April 09, 2018

SPARC winners share outcomes, insights a year later

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SPARC.PNGSPARC (Sourcing Progress & Advancing Research Collaboration), a UAB Medicine and Medscape innovation initiative, awarded three winners shared funding of $40,000 in grants for quality improvement projects at the end of 2016. The winners recently shared their outcomes and insights from their projects approximately a year after receiving the funding.

Closing the Loop

Blayke Gibson, M.D., assistant professor in the Department of Emergency Medicine, helped implement a new patient discharge form through her project called “Closing the Loop: A Systematic Plan for the Discharge Process.” After recognizing patients are more satisfied when their discharge process is prioritized and standardized, Gibson said she wanted to first implement a close the loop discharge checklist into the UAB Hospital emergency department where she practices. She noted the discharge conversation allows the provider to summarize the visit, provide return precautions and concerning symptoms, address any remaining questions or concerns, and ensure the patient has proper follow up.

“The SPARC grant allowed us to more quickly and efficiently incorporate the close the loop process into our current discharge procedure, ensuring a smooth transition and improved compliance,” said Gibson.

She noted her team has seen improved patient satisfaction ratings in recent Press Ganey surveys, and her team aims to implement the discharge form electronically throughout UAB inpatient and outpatient settings in the coming years.

Tobacco use treatment

Another project that received the SPARC funding, called “Improving Patient Access to Tobacco Use Treatment During a Hospitalization,” aimed to increase UAB Hospital patients’ utilization of the Tobacco Treatment Consult Service as well as increase screening for tobacco use, including electronic cigarettes (e-cigarettes) at UAB Hospitals and Children’s of Alabama. Susan Walley, M.D., associate professor of Pediatrics, and Kathy Harrington, Ph.D., MPH, associate professor of Medicine, co-led the study.

The UAB Tobacco Treatment Consult Service demonstrates quit rates of 35 percent for smoking inpatients who self-refer and 41 percent for smoking patients who are referred by their providers at 30 days post-hospitalization. “However, we noticed that vaping status was rarely asked or documented and the opportunity to utilize smoking and tobacco cessation resources, despite successful outcomes, was still being missed,” said Walley.

Through efforts with SPARC, UAB Hospitals and Children’s of Alabama targeted improved screening of tobacco use and added a question to the electronic health records screening specific to e-cigarettes/vaping.

Their project also educated health care providers about e-cigarettes and showed them appropriate methods to screen for tobacco use, including e-cigarettes. An educational video for UAB Hospitals and Children’s of Alabama was developed and disseminated to nursing staff, and educational resources for tobacco users was increased. Over the period of the SPARC grant, there was an increase in screening for e-cigarettes and increased referrals to the UAB Tobacco Treatment Consult Service.

Evidence-based tool

Beth Comeaux, MSN, CNP, lead nurse practitioner in liver transplant and hepatobiliary surgery at UAB Hospital, led another study funded by the SPARC grant titled “Development of an Evidence-Based Tool that Would Define a Benchmark for End of Care and Initiation of Hospice for Patients With Hepatocellular Carcinoma With or Without Cirrhosis.”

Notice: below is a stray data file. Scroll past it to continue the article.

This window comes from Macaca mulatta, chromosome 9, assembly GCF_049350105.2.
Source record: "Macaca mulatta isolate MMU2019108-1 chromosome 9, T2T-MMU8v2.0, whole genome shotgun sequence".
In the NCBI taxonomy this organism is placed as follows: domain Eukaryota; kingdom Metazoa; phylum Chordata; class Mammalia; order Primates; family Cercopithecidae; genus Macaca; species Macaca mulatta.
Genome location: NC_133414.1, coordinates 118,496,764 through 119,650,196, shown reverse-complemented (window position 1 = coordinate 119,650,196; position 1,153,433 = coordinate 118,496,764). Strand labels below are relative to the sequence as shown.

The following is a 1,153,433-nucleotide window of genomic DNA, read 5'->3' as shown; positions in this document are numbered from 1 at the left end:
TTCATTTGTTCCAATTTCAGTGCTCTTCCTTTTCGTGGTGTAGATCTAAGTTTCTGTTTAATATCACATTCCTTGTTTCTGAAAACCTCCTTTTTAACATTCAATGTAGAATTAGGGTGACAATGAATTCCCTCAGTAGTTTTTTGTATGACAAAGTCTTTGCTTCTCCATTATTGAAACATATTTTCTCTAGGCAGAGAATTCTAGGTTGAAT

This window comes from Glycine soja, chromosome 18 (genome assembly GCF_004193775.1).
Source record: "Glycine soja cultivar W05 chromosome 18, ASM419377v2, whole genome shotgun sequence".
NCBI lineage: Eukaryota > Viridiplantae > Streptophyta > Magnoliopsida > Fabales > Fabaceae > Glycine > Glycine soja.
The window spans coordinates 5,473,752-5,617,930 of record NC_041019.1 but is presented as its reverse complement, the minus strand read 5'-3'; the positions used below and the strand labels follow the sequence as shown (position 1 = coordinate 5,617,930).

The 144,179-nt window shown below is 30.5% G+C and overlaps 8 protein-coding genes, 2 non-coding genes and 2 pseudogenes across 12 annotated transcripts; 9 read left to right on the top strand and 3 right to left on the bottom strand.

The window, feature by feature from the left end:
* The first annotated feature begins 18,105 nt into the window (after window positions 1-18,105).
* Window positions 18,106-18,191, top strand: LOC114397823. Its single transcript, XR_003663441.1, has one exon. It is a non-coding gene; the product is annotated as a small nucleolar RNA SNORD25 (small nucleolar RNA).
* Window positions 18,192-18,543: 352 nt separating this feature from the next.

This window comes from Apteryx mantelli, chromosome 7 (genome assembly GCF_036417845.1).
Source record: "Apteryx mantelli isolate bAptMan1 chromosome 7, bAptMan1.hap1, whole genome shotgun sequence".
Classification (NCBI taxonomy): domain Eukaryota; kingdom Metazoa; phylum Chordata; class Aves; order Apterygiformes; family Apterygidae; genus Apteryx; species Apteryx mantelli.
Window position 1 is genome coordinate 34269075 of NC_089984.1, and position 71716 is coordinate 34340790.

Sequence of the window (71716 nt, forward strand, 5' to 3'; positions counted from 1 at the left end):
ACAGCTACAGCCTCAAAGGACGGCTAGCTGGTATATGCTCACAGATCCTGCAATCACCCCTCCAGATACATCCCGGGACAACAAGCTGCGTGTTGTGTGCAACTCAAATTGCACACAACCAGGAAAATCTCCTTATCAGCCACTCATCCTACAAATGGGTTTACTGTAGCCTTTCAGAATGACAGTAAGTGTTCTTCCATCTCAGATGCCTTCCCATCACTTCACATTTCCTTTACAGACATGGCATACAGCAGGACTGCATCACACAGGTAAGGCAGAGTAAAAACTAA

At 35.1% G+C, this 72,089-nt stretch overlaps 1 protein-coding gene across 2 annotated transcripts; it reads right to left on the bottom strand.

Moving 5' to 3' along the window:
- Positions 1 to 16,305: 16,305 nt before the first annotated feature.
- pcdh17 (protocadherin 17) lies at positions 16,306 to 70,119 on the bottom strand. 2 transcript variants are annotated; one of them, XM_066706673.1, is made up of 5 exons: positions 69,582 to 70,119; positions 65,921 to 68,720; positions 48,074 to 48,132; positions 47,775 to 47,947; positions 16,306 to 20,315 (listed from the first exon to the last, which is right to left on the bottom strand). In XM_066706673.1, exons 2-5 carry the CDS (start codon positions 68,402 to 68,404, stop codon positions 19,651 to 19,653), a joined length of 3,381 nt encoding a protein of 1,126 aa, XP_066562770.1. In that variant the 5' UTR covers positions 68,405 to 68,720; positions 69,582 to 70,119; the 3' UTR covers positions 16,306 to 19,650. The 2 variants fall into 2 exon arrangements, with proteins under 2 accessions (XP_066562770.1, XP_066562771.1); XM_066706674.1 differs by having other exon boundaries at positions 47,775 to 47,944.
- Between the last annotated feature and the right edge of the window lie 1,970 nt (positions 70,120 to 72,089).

This project looked at patients with hepatocellular carcinoma (HCC) who are not eligible for liver transplant. This patient population’s five-year survival rate is 30 percent or less. Death can occur as a result of progressive cancer, complications of cirrhosis or both, or other comorbid conditions. Comeaux’s team noted that this patient population would benefit from a predetermined benchmark that would trigger an end to therapy and referral for hospice.

This SPARC initiative funded the development of a comprehensive HCC database that now includes 1,250 patients diagnosed with HCC from 2008 to present. Using this data, her team developed a preliminary tool to measure this benchmark.

“The outcomes from this research are improving our ability to confidently recommend therapies to those patients who will benefit from them, and also allow for earlier hospice referrals for patients whose liver cancer or liver function are too advanced for further care,” Comeaux said. “We have since received IRB approval to look at frailty as it pertains to HCC outcomes. The information from this project will be used as part of our risk assessment calculator.”

While the intended purpose of this SPARC-funded database was to develop an HCC risk assessment calculator, the database has been the source for other outcomes projects. For example, Shelby Bergstresser, a School of Medicine student used the database to compare the prognostic value of the seven HCC staging systems and won the gold medal award at a recent Southeastern Surgical Congress. Multiple other HCC outcomes projects are planned for this summer.


A crowdsourcing effort created through the UAB and Medscape partnership, SPARC brings together scientists and clinical staff to develop educational activities that foster connections among educators, clinicians, and researchers for the benefit of both patients and practitioners. This partnership combines the expansive clinical and research expertise of UAB with the innovative and far-reaching educational offerings of Medscape’s online platform, which encompasses over 1.6 million active physicians, nurses, and pharmacists nationally.